3 Eggs & A Pinch of Technique: Une Omelette Parfaite!
Today we’re tackling one of the most iconic recipes in the food and chef world—the classic, perfect French omelette. French omelettes are known for their challenging simplicity—in fact, they’re thought of in certain chef circles as the ultimate test of culinary technique. Our classic French omelette recipe is simple, yes, but the simplicity really is a bit deceptive, so take a deep breath before you begin. This recipe is all about technique, but it’s not a test! You can do this. You’ll want to have the right tools, you’ll want to have the best ingredients, and you’ll want to read the recipe all the way through before you begin (which, BTW, is always a good idea). And honestly, practice makes perfect. And what does a “perfect” French omelette look like? Well, it’s a thing of beauty. Pale yellow and smooth on the outside, tender on the inside with a texture like the best, creamiest, most softly scrambled eggs. And best of all, your beautiful omelette will be just at home on the dinner table as it is at breakfast—maybe even more so! An omelette, a green salad and a glass of wine is one of the most truly elegant meals we know of.
What Is a French Omelette?
A classic French omelette is about technique above all. It’s a celebration of all that an egg can be. It’s a humble representation of everything that makes French cuisine so wonderful—by applying focused, thoughtful technique to the simplest ingredients, greatness is achieved! OK, enough hyperbole—really, what is a French omelette, exactly? Well, a French omelette is basically just eggs. At its most basic, it can be made with simply 2 or 3 eggs and a nonstick pan. We like it better with butter, salt and fresh herbs, though, which is also classic. Cooked quickly with great ingredients and some major focus, a perfect French omelette should be soft and tender, moist in the middle and not browned at all.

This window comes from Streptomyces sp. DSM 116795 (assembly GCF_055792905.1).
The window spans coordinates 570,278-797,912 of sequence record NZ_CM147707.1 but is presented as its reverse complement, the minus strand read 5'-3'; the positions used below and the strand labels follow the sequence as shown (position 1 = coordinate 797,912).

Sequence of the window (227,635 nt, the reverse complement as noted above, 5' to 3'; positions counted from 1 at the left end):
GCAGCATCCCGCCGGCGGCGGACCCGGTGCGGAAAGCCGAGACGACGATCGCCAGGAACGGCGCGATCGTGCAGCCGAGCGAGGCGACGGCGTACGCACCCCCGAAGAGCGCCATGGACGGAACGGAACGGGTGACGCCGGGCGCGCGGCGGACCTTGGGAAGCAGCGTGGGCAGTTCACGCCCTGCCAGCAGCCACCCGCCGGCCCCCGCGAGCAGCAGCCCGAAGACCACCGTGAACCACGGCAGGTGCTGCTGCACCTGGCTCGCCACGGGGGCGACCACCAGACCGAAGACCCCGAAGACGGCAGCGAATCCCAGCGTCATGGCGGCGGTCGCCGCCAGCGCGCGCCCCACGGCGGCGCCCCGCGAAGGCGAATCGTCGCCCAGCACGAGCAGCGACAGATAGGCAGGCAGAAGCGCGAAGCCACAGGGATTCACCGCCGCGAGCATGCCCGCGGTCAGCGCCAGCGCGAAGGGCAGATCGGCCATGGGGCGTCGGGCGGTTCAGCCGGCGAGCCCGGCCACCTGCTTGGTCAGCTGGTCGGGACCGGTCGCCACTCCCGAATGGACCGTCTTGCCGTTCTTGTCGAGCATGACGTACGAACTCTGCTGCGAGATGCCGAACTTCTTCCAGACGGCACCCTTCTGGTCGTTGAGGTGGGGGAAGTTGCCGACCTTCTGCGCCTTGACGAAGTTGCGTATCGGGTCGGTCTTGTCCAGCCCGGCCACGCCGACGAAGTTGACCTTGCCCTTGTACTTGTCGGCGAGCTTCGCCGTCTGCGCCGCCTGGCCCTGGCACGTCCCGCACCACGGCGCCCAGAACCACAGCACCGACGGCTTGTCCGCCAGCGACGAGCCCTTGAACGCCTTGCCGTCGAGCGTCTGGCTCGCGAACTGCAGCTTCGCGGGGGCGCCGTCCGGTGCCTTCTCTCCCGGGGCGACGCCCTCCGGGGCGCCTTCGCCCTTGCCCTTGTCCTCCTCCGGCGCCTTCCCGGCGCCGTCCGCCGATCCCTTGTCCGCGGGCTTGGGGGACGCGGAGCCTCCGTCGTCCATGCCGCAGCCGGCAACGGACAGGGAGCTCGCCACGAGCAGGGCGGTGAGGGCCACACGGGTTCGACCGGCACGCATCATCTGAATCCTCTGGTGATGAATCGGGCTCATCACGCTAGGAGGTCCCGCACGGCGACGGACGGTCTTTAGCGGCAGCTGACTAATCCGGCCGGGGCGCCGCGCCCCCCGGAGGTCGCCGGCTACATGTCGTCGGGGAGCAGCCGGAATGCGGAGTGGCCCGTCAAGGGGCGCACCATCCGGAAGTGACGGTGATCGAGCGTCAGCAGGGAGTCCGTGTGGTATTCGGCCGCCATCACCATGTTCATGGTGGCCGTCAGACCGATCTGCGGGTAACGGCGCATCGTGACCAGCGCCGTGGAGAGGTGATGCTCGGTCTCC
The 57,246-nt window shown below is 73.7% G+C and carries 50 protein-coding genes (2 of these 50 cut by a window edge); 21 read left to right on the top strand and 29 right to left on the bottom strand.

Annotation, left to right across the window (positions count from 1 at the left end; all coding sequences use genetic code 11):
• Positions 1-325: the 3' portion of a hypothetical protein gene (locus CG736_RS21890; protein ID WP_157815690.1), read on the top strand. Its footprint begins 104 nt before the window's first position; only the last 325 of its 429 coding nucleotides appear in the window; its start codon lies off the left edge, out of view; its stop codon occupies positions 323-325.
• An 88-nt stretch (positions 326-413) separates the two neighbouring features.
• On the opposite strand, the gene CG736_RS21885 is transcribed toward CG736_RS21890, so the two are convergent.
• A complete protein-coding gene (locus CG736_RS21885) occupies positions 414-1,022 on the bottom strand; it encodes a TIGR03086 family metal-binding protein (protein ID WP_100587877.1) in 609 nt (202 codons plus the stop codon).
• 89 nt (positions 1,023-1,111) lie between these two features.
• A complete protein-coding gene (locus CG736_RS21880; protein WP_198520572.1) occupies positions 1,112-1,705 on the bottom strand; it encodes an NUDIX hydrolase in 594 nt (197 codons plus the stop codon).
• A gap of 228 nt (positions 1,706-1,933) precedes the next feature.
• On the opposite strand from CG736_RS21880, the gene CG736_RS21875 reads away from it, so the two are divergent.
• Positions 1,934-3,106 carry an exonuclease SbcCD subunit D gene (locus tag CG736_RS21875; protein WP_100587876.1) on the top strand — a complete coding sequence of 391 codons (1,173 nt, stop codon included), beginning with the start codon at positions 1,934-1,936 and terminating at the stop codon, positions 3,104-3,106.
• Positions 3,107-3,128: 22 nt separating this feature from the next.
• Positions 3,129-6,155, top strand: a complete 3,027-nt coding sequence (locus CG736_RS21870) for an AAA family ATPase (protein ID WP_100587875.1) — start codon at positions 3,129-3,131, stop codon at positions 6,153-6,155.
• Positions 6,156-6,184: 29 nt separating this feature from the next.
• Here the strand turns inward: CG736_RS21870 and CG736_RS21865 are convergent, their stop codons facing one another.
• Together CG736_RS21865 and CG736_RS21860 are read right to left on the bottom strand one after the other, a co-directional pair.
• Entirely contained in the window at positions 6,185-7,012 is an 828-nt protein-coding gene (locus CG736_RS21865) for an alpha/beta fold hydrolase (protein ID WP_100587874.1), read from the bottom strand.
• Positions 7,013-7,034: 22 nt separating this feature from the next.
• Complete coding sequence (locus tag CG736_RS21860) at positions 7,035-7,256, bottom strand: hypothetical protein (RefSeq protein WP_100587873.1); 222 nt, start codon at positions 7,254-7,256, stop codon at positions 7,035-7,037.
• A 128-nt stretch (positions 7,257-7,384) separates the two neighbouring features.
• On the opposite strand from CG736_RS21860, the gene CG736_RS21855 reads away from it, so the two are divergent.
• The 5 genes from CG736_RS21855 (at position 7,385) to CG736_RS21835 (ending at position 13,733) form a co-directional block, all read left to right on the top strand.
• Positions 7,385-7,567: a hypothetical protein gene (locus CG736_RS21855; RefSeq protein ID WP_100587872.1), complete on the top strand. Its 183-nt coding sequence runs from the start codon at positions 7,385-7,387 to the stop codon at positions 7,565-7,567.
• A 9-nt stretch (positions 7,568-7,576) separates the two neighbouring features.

4 Simple Ingredients
Are all you’ll need! So, make them the best you can, OK? When a recipe calls for just a few ingredients like this, it’s more important than ever to get really good ones—great, fresh eggs, good butter, and fresh herbs. The lovely thing about the herbs is that you can use what looks good or what happens to be growing well in your kitchen or herb garden. Chives, parsley, tarragon and chervil are the most classic herbs to use in (or on) a French omelette, and you can mix-and-match them, or only use one. If all that looks good and fresh at the store is regular old parsley, that’s great! Use that. If it’s summertime and your tarragon is growing like mad, go nuts with that! Just follow your nose and use the best.
How To Make a French Omelette
OK, deep breath. Even though a classic French omelette is a classic culinary test for aspiring chefs, it might be helpful to remember that you, however, are not a chef taking a test (thank goodness). You’re just a hungry person who’d like to make the best French omelette ever! The only person you need to please is yourself, and with a bit of attention and a few great ingredients, you can absolutely turn out a lovely omelette. Here’s are our best tips and tricks for making the perfect French omelette:
Mixing the eggs thoroughly is very important. You really want to whisk the yolks into the whites completely, until you cannot see any strands of white remaining at all.
Nonstick is non-negotiable! You really need a good nonstick pan to make this recipe work. You just do!
You may see some French omelette recipes that call for you to work completely over higher heat, but we’re having you start over low heat because it’s just easier! Remember, it’s not a test—it’s a yummy meal.
Just like with scrambled eggs, the doneness of a French omelette is a question (somewhat) of personal preference, that’s why our cooking times are given as ranges. Keep an eye on the eggs and trust your gut as much as you can. You want the outside of the omelette done (but not brown) and the inside should be soft-scrambled and creamy.
You’re Basically Jacques Pepin Now. Salut!
Well done, friend! Even if you don’t completely nail it on your first try—and, look, you might not!—it can be fun to just mess around in the kitchen and work towards perfection. You’ll get there. In the meantime, you get to eat still-really-good omelettes with butter and herbs. It’s a win-win! Show us all of your attempts—the good, the bad, the ugly! We really do want to see, and to cheer you on! Share a photo and tag us on Instagram using @themodernproper and #themodernproper so that we can see your stuff! Happy eating!